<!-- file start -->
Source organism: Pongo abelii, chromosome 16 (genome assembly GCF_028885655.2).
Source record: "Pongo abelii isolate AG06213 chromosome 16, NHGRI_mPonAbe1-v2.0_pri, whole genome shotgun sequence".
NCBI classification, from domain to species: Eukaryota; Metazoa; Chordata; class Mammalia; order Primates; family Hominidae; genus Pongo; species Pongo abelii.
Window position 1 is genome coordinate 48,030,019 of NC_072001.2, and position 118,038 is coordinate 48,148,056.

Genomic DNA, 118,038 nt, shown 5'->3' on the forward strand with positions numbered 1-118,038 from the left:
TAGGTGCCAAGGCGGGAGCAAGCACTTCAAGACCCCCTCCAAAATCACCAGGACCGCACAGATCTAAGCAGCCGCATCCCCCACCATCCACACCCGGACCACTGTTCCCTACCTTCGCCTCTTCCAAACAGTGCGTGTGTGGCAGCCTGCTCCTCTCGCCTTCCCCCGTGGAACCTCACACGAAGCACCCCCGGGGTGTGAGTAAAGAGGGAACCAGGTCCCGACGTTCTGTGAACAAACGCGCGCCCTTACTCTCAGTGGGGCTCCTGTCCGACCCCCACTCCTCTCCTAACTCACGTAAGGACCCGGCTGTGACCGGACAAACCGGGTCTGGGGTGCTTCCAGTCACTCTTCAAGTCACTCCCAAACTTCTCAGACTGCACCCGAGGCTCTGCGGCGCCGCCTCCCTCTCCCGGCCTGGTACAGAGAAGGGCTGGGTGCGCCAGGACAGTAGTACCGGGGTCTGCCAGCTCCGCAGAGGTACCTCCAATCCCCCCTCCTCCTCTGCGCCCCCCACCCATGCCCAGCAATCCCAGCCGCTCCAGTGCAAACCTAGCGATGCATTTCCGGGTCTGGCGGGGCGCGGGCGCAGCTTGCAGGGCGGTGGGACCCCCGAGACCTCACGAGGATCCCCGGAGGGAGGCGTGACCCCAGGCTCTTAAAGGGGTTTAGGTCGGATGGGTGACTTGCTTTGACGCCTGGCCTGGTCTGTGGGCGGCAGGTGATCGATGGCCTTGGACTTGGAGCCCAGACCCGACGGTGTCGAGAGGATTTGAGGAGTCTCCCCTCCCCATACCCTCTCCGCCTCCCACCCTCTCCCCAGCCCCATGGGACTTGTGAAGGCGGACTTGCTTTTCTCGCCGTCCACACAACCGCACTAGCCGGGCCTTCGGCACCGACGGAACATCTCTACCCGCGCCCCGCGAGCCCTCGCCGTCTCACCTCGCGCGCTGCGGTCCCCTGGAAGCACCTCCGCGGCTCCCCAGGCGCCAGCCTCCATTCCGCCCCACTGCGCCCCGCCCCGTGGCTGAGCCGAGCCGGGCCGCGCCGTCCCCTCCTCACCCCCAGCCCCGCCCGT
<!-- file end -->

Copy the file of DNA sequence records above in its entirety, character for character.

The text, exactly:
Source organism: Pongo abelii, chromosome 16 (genome assembly GCF_028885655.2).
Source record: "Pongo abelii isolate AG06213 chromosome 16, NHGRI_mPonAbe1-v2.0_pri, whole genome shotgun sequence".
NCBI classification, from domain to species: Eukaryota; Metazoa; Chordata; class Mammalia; order Primates; family Hominidae; genus Pongo; species Pongo abelii.
Window position 1 is genome coordinate 48,030,019 of NC_072001.2, and position 118,038 is coordinate 48,148,056.

Genomic DNA, 118,038 nt, shown 5'->3' on the forward strand with positions numbered 1-118,038 from the left:
TAGGTGCCAAGGCGGGAGCAAGCACTTCAAGACCCCCTCCAAAATCACCAGGACCGCACAGATCTAAGCAGCCGCATCCCCCACCATCCACACCCGGACCACTGTTCCCTACCTTCGCCTCTTCCAAACAGTGCGTGTGTGGCAGCCTGCTCCTCTCGCCTTCCCCCGTGGAACCTCACACGAAGCACCCCCGGGGTGTGAGTAAAGAGGGAACCAGGTCCCGACGTTCTGTGAACAAACGCGCGCCCTTACTCTCAGTGGGGCTCCTGTCCGACCCCCACTCCTCTCCTAACTCACGTAAGGACCCGGCTGTGACCGGACAAACCGGGTCTGGGGTGCTTCCAGTCACTCTTCAAGTCACTCCCAAACTTCTCAGACTGCACCCGAGGCTCTGCGGCGCCGCCTCCCTCTCCCGGCCTGGTACAGAGAAGGGCTGGGTGCGCCAGGACAGTAGTACCGGGGTCTGCCAGCTCCGCAGAGGTACCTCCAATCCCCCCTCCTCCTCTGCGCCCCCCACCCATGCCCAGCAATCCCAGCCGCTCCAGTGCAAACCTAGCGATGCATTTCCGGGTCTGGCGGGGCGCGGGCGCAGCTTGCAGGGCGGTGGGACCCCCGAGACCTCACGAGGATCCCCGGAGGGAGGCGTGACCCCAGGCTCTTAAAGGGGTTTAGGTCGGATGGGTGACTTGCTTTGACGCCTGGCCTGGTCTGTGGGCGGCAGGTGATCGATGGCCTTGGACTTGGAGCCCAGACCCGACGGTGTCGAGAGGATTTGAGGAGTCTCCCCTCCCCATACCCTCTCCGCCTCCCACCCTCTCCCCAGCCCCATGGGACTTGTGAAGGCGGACTTGCTTTTCTCGCCGTCCACACAACCGCACTAGCCGGGCCTTCGGCACCGACGGAACATCTCTACCCGCGCCCCGCGAGCCCTCGCCGTCTCACCTCGCGCGCTGCGGTCCCCTGGAAGCACCTCCGCGGCTCCCCAGGCGCCAGCCTCCATTCCGCCCCACTGCGCCCCGCCCCGTGGCTGAGCCGAGCCGGGCCGCGCCGTCCCCTCCTCACCCCCAGCCCCGCCCGT